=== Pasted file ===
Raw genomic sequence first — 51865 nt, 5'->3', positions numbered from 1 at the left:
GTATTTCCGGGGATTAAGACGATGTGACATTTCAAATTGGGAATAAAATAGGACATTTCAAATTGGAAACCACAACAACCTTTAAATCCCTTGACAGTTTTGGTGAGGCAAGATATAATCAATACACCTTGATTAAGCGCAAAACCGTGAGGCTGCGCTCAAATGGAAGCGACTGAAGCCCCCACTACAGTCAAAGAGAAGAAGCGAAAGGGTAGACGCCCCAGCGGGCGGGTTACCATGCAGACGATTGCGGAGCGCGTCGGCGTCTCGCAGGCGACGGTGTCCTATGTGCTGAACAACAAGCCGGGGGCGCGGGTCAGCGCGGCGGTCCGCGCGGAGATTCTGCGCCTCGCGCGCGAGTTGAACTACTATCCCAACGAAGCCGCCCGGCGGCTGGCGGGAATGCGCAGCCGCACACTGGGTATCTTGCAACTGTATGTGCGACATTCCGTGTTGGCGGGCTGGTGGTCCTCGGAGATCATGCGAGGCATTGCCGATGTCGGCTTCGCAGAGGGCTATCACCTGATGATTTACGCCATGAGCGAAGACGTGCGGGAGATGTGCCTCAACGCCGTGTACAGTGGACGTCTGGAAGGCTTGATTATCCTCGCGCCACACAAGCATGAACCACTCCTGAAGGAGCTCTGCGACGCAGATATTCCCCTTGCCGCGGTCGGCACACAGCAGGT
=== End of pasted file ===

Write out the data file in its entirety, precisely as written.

Raw genomic sequence first — 51865 nt, 5'->3', positions numbered from 1 at the left:
GTATTTCCGGGGATTAAGACGATGTGACATTTCAAATTGGGAATAAAATAGGACATTTCAAATTGGAAACCACAACAACCTTTAAATCCCTTGACAGTTTTGGTGAGGCAAGATATAATCAATACACCTTGATTAAGCGCAAAACCGTGAGGCTGCGCTCAAATGGAAGCGACTGAAGCCCCCACTACAGTCAAAGAGAAGAAGCGAAAGGGTAGACGCCCCAGCGGGCGGGTTACCATGCAGACGATTGCGGAGCGCGTCGGCGTCTCGCAGGCGACGGTGTCCTATGTGCTGAACAACAAGCCGGGGGCGCGGGTCAGCGCGGCGGTCCGCGCGGAGATTCTGCGCCTCGCGCGCGAGTTGAACTACTATCCCAACGAAGCCGCCCGGCGGCTGGCGGGAATGCGCAGCCGCACACTGGGTATCTTGCAACTGTATGTGCGACATTCCGTGTTGGCGGGCTGGTGGTCCTCGGAGATCATGCGAGGCATTGCCGATGTCGGCTTCGCAGAGGGCTATCACCTGATGATTTACGCCATGAGCGAAGACGTGCGGGAGATGTGCCTCAACGCCGTGTACAGTGGACGTCTGGAAGGCTTGATTATCCTCGCGCCACACAAGCATGAACCACTCCTGAAGGAGCTCTGCGACGCAGATATTCCCCTTGCCGCGGTCGGCACACAGCAGGT